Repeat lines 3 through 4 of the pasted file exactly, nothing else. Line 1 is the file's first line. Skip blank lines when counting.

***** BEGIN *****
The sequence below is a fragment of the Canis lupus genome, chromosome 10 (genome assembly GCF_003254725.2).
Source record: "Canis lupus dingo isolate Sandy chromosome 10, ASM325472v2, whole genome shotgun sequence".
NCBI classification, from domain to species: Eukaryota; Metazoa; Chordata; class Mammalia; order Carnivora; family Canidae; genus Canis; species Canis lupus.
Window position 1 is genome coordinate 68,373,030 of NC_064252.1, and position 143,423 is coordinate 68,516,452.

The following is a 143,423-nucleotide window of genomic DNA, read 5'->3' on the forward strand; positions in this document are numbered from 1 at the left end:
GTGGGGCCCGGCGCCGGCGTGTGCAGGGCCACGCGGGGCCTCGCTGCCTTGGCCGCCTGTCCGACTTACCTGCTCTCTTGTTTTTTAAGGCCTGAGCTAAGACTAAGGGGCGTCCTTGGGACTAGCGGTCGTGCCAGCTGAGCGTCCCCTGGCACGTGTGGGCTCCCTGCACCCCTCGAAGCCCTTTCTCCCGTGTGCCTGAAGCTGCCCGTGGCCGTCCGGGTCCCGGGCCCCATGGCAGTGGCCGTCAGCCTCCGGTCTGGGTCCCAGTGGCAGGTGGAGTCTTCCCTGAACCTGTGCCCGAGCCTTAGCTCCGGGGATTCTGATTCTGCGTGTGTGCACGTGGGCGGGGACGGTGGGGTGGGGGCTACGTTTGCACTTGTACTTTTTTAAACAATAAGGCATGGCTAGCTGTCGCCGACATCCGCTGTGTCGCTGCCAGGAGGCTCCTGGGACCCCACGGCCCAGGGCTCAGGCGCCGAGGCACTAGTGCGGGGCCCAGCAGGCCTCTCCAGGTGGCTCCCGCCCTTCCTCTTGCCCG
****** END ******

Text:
NCBI classification, from domain to species: Eukaryota; Metazoa; Chordata; class Mammalia; order Carnivora; family Canidae; genus Canis; species Canis lupus.
Window position 1 is genome coordinate 68,373,030 of NC_064252.1, and position 143,423 is coordinate 68,516,452.